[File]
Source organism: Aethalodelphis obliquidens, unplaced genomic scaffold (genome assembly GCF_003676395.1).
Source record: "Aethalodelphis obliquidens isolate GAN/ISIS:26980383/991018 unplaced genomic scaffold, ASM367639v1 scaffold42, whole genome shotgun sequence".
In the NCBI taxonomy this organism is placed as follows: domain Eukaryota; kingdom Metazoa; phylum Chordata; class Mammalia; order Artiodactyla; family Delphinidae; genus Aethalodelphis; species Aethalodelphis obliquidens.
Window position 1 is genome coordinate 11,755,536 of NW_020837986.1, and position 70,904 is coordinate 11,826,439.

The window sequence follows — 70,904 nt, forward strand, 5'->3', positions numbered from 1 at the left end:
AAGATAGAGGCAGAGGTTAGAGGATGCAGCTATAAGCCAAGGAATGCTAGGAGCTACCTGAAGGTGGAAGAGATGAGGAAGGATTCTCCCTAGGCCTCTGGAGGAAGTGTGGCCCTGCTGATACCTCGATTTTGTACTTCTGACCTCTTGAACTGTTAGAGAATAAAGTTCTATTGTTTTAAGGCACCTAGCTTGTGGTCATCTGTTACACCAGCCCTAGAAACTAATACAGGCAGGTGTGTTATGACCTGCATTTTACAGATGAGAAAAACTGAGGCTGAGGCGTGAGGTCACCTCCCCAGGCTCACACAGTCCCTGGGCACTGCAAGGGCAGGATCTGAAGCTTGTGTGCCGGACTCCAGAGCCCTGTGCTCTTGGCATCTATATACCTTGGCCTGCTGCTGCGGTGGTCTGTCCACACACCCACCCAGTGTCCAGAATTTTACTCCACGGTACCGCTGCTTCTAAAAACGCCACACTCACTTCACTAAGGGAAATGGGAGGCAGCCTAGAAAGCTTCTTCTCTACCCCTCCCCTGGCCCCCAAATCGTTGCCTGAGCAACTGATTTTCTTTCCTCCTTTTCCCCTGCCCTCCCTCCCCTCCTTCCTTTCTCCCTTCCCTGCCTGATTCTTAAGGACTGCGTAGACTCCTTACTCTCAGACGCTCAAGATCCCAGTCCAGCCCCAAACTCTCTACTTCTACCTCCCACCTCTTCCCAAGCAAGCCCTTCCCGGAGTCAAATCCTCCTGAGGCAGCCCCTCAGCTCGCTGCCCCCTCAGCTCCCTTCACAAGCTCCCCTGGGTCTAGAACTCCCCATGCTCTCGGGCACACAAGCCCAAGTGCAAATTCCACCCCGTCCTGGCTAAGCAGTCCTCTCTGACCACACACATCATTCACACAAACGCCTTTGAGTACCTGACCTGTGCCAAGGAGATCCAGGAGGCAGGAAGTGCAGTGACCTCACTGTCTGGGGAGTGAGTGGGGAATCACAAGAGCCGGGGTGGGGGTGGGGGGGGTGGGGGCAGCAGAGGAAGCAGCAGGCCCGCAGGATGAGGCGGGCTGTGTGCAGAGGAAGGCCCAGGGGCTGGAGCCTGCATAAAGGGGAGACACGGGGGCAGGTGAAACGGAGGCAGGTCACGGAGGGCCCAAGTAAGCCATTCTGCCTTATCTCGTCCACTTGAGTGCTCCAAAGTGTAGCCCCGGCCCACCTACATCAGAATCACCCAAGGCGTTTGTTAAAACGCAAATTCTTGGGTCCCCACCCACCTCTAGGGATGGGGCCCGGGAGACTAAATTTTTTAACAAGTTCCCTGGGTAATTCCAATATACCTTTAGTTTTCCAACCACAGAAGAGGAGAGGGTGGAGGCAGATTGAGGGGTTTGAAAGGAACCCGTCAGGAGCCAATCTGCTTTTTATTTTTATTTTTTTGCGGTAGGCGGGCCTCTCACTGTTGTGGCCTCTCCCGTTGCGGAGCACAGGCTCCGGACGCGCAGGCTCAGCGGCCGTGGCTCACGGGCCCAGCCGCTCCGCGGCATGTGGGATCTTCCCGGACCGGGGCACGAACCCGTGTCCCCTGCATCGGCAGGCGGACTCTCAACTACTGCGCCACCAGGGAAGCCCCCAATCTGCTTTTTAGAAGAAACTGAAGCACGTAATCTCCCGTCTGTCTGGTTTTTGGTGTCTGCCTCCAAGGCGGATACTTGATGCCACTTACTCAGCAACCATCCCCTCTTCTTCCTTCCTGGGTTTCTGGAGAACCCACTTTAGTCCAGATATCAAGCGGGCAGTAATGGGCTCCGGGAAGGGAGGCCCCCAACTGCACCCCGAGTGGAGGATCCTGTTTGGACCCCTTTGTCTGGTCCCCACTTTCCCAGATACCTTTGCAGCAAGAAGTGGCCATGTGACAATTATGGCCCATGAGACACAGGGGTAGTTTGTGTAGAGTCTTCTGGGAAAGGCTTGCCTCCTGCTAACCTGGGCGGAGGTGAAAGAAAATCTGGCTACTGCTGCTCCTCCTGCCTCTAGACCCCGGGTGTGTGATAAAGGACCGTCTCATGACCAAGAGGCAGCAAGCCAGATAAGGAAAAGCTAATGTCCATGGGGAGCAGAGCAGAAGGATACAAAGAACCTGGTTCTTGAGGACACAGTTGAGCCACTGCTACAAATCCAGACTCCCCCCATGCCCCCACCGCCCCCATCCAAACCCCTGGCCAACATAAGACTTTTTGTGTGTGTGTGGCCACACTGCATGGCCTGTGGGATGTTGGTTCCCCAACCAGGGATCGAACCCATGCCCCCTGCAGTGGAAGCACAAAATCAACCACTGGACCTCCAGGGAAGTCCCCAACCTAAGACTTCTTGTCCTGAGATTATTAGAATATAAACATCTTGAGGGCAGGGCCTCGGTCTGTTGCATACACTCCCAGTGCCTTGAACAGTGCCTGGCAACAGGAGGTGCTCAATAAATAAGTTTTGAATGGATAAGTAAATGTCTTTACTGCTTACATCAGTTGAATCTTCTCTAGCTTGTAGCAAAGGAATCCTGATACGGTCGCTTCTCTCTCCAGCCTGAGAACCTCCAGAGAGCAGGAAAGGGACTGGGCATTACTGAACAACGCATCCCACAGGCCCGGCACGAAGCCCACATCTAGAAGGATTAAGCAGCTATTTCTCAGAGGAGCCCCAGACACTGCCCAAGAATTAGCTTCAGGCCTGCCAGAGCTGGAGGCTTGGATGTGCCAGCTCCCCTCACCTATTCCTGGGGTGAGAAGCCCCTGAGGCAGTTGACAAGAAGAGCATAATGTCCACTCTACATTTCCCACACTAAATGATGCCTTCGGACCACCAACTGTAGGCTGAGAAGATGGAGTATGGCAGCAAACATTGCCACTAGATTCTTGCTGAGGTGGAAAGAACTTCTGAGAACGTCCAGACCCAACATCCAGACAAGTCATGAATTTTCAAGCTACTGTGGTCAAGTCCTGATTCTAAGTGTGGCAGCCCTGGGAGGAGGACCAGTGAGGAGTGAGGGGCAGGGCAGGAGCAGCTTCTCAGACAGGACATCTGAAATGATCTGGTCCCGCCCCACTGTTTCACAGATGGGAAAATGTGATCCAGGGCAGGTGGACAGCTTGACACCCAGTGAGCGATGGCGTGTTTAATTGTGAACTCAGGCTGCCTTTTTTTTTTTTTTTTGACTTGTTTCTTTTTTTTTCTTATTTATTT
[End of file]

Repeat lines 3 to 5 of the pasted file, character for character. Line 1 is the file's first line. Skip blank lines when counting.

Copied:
In the NCBI taxonomy this organism is placed as follows: domain Eukaryota; kingdom Metazoa; phylum Chordata; class Mammalia; order Artiodactyla; family Delphinidae; genus Aethalodelphis; species Aethalodelphis obliquidens.
Window position 1 is genome coordinate 11,755,536 of NW_020837986.1, and position 70,904 is coordinate 11,826,439.

The window sequence follows — 70,904 nt, forward strand, 5'->3', positions numbered from 1 at the left end: